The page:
Reference Links:


Mark Horvath: haRdLy NOrMal

Three to inspire

While the three following stories are not related, each spoke to me this week. From growing up without a father and without decent male role models, to finding a path out of homelessness, to just trying to figure out what it means ‘to be’.. great stuff here:

R.O.O.T. Webzine: @SheIsAnarchy003: “I’m Not Sleeping: Compassion, Respect and Bono”

gapingvoid: @avflox: “”a child would not hesitate to pack up a sleeping bag and sleep on a pier under the stars with you”

YouTube: “Vignette from Project H.O.M.E.’s 20th Anniversary Gala (Employment)”:

“Life shows up, and this time I was there”

When housing homeless people isn’t enough

Monica Yant Kinney, in today’s Philadelphia Inquirer, shares the story of ‘Mary’ a Pathways to Housing client, and the difficulties she and her neighbors are facing.

Many of the chronically homeless have mental illnesses that, like many disabilities, require them to have special services available to be able to live their lives independently. Where someone with a wheelchair might require a special transportation to get about, a person facing these difficulties might require a technician to visit daily to insure they are taking their medication. Provided the right tools and structure, many do very well.

Kinney’s article, and ‘Mary”s story, raise hard questions for which there are no easy answers.

My Mom, our family, was thankful for the efforts of Carelink which provided similar services for her. Many deal with the effects of dementia in their loved ones as they age, and for her, the last few years of her life were probably her most lucid and clear with their help.

Everyone deserves a life of dignity.

It’s cold out – what you can do to help homeless in Philadelphia

Write on a piece of paper and put it in your wallet or purse.

If you see a homeless person living on the streets in the cold please call that number.

Its Project H.O.M.E.’s Outreach Hotline.

If you happen to be homeless, in need of services, and have access to a phone, call 1.877.222.1984.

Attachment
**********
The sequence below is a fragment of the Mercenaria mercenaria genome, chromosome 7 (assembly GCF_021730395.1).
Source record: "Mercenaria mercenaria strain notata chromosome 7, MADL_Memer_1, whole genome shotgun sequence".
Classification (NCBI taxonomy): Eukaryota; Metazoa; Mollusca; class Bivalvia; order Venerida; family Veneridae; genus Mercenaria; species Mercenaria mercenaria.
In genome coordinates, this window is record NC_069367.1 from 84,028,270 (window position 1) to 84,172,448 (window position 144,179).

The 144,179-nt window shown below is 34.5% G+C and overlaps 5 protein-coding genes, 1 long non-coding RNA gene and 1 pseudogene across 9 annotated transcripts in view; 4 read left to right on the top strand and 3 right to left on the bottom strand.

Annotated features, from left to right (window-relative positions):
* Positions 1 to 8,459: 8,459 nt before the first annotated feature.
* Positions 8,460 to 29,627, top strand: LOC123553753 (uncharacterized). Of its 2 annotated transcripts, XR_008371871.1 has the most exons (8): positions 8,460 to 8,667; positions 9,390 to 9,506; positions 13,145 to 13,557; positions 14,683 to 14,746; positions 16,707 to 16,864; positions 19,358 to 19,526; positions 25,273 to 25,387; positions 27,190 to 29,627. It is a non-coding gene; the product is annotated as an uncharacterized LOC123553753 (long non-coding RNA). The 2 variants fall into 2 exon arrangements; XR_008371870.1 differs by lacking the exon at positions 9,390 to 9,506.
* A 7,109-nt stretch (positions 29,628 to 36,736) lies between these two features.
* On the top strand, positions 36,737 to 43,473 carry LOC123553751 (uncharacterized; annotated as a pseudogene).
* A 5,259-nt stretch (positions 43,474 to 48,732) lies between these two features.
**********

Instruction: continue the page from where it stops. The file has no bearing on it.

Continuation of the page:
It’s that simple.

If you have more time or resources, think about volunteering or donating to Project H.O.M.E..

This post inspired by Garret Vreeland‘s recent link to CNN story “How to help the homeless in the cold”.

Using the Internet and Media to Make a Difference

Being the Difference names Mark Horvath “Person of the Year”.

Read the link – be inspired – then find a way to act. No matter how small. A tweet here, a blog post there, actually can push the ball forward. Making a donation to organizations like Project HOME or donating your time, even better.

Lately, my mind has been thinking about Camden Hopeworks. They are a nonprofit teaching program that provides youth with experience building websites and GIS/Mapping solutions for clients across the area. Check out the Hopeworks GIS Gallery.

Bob Burtman, for Miller-McCune, recently wrote a related piece about GIS, “The Revolution Will Be Mapped”. You will want to check out the Metafilter thread it spawned.

Is it more difficult to achieve self-sufficiency and defeat personal homelessness in 2010 than 2000?

In Philadelphia we are doing better at helping the homeless move into permanent housing, but there are signs the past 10 years have decreased opportunity for economic mobility.

Economic mobility, according to Wikipedia, is “the ability of an individual or family to improve their economic status.” In short, the ease with which a person can climb from poverty to lower middle class. From lower middle class to middle class. From middle class to upper middle class. From upper middle class to wealthy.

A point I should have emphasized in my last post on homelessness is my journey to self-sufficiency took place in the 90s. We’re a long way from then.

The 90s were an interesting time. Good music, movies, TV in the early 90s devolved towards its end. I think art and entertainment get better during hard times. The end of the 90s there was a sense in America that we were on the upswing. Hence the bad art. We started with Nirvana and ended up with Limp Bizkit – that says it all.